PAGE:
Is LinkedIn a Lot Like Love?

My comments on an interesting commentary on Linkedin, published by Steve Tobak of MoneyWatch.  Steve said…

Commentary : (MoneyWatch) Where would we be without LinkedIn, the business white pages for planet Earth? I bet you couldn’t imagine going back to the days before you could find people you’d lost track of or attempt to connect with pretty much anyone in the working world, whether they like it or not. And therein, lies the rub.In many ways, LinkedIn is a lot like a dating site, except for business

The article is interesting because, after praising LinkedIn with truisms like “If you want to have a career, you’ve got to have a LinkedIn profile” he then goes on to diss the other Social Networks. Steve, I don’t think you really get it!

Another comment from Steve totally floored me.

Don’t tell me you don’t think of some opportunists trying to connect with you the same way. You know you do. They put you on the spot and then you’ve got to reject them. It’s annoying. Unless, of course, they’ve got something you want. Then bingo, you make a connection. Not for life. Just until you get what you want, get bored and dump them. Just like dating.

Steve finally comments that we may feel that he comes across as cynical and jaded, DUH! Yes you do Steve!

You say there is really nothing new here, speaking of Social Media. But STEVE! YES THERE IS! Now, you can easily collaborate with anyone you know anywhere in the world on a trusted platform. Yes, I used the term “trusted platform”. I say that because Social Media provides the missing element that was not found in the earlier forms of online conversations, specifically  forums or chat rooms. And that element is “Trust”.  Those platforms absolutely were “dating bars’.

The trust in Social Media is generated because you can graphically see who is related to whom before you converse with them. You can also view their profile and much of their life history.

Steve if you utilize Social Media as you would a dating bar, you will fail! Yes, like a date, LinkedIn is part of an introduction to a  relationship. But for both a real-life and a virtual relationship to grow, both have to be nurtured and respected and not treated like a “one night stand”!

What is your Social Media strategy? A one night stand or are you seeking long-term relationships?

Click here to view Steve’s original post at www.cbsnews.com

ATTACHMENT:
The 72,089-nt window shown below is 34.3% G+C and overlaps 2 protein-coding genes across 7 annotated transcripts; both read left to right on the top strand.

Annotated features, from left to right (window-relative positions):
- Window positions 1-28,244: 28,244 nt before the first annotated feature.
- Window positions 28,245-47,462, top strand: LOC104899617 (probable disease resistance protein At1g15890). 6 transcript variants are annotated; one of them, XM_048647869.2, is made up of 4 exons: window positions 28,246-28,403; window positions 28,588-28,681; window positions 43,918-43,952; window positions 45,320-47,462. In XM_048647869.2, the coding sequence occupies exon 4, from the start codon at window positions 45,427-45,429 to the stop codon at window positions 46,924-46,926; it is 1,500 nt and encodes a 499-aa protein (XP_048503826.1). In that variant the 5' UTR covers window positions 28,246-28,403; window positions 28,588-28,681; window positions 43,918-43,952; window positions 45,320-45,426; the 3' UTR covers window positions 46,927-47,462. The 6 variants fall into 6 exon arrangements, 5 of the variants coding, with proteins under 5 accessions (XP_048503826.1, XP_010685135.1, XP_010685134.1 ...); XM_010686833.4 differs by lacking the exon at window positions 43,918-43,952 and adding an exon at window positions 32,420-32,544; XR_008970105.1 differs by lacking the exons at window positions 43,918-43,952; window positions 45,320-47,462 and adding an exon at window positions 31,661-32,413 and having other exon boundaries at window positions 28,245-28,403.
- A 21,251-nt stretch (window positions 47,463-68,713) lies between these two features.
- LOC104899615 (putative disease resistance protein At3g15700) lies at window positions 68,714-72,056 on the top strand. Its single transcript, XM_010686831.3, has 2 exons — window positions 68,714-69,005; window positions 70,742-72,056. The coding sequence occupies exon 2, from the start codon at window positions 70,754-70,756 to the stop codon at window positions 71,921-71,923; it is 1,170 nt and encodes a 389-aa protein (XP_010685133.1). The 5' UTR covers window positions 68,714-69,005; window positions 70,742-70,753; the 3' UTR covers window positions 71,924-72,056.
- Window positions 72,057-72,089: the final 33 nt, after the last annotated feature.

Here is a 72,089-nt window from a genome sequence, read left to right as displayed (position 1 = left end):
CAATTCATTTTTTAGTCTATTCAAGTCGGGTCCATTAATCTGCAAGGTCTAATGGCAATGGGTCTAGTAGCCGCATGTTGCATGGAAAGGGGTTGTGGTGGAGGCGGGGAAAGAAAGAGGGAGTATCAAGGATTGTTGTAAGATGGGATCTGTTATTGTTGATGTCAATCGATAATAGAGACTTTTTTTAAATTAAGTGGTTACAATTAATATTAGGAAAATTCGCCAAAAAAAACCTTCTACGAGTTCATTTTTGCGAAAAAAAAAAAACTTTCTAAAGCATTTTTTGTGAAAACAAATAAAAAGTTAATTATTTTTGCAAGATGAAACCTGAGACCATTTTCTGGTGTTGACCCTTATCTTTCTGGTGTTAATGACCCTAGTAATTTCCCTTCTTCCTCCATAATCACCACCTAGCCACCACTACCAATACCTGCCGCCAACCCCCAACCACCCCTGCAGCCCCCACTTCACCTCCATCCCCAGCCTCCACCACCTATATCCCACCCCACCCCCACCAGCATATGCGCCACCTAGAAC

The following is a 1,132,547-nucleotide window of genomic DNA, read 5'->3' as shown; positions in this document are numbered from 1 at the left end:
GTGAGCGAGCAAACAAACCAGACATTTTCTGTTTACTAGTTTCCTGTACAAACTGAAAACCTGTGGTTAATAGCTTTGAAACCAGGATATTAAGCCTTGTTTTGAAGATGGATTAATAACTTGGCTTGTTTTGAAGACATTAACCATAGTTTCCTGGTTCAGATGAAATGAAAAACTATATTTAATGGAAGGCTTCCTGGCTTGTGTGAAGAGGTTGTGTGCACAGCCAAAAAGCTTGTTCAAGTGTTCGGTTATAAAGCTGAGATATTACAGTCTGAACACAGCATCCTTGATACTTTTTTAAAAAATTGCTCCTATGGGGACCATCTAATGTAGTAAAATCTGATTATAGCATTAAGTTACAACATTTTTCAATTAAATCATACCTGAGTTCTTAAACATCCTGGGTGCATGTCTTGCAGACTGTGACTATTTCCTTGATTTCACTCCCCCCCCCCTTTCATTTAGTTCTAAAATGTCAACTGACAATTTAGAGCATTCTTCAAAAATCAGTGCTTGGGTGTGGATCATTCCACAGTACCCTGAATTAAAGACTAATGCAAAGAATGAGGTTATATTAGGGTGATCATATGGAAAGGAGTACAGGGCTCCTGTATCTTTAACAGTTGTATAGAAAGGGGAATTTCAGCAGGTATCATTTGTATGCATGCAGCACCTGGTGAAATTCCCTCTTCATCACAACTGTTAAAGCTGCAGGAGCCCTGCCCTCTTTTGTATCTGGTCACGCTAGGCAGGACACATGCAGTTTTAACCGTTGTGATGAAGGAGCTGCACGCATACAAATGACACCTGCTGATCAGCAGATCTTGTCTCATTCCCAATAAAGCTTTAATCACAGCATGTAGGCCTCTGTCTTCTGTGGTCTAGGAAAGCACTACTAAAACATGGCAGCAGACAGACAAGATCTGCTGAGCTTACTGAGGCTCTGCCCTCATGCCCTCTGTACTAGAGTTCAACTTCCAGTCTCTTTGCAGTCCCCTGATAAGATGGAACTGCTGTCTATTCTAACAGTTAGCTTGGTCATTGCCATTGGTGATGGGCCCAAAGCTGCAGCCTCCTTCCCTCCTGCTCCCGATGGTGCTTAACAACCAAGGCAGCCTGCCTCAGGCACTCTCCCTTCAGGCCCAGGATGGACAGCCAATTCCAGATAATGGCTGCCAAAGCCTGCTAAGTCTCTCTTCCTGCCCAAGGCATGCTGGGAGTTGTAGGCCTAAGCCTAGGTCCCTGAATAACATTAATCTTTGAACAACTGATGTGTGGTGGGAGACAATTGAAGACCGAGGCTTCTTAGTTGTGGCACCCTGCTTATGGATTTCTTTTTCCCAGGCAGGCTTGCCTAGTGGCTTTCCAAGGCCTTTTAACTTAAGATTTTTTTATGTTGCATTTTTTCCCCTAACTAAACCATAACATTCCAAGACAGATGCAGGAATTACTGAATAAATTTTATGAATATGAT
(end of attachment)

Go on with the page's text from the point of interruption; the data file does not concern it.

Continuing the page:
8 Comments

  1. Steve, I could not agree with you more. To that end, people who just use the generic “I’d like to add you to my professional network” without providing context — are worse than the worst blind dates! I love to connect, but I want to know why you think it would benefit us both.

    • Thanks, I think you are agreeing with me and not Steve 🙂 and totally agree with your comment. I don’t always refer those who use the generic connection request, but i certainly do question who they are and there motives.

  2. The process of attracting a customer, a business, a collaborator or a comrade can and will be best served if we see the opportunity of social media (especially LinkedIn, Facebook and Google+) as a source of potential friendship, rather than a seduction. The interaction and efforts taken to involve yourself with others for the long term will garner the most respect, response and reward. Great post Steve, I mean Dennis…

  3. A tweet by Chris Lema brought me here, one demonstration of how social works that Steve does not address.

    I agree with you, Dennis, that I dislike Steve’s dismissive tone.

    I agree with Wendy that I hate the generic LinkedIn requests from people I’ve never heard of. Since LinkedIN added ‘link to everyone in your address book’ I have been getting requests from people I don’t recognize without even that note. When I take a client on LinkedIN for the first time I make sure that after they get back the information on who in their address book is on LinkedIN that they don’t just push the button to send an invitation to all. I insist they write a personalized note to each of those they want to connect to. Don’t worry, LinkedIN will remember that you “know” these people and keep feeding them to you.

  4. I send customized invitations when the person may not recognize me, but if we’ve been friends in other networks for a while and I’m just connecting with you on Linkedin then I must admit that I tend to just send the request. However if I want to connect with you for the first time then I craft a message explaining why I want to connect. As for Steve’s article, it’s nothing but hot air and he has no idea what he’s talking about. I’m surprised he has a place to voice his bs on such a respectable website. He admittedly has no idea what he’s doing and he doesn’t understand the power of networks on any level. at least not based on that article.

  5. Well, Steve will probably get a lot of hits as a result. I don’t know that everything Steve says is altogether untrue, it just reflects his personality and you’ll be surprised how many people may think the same way he does. I’ve talked to people who refuse to jump on Linkedin or Facebook and who are very private who also see any form of connection a solicitation. It’s not easy to accept, but not everyone is the same and there are a lot of people who find all forms of social media a threat to their way of living. Unfortunately, Steve as a professional hasn’t opened up to the reality of what Linkedin is.

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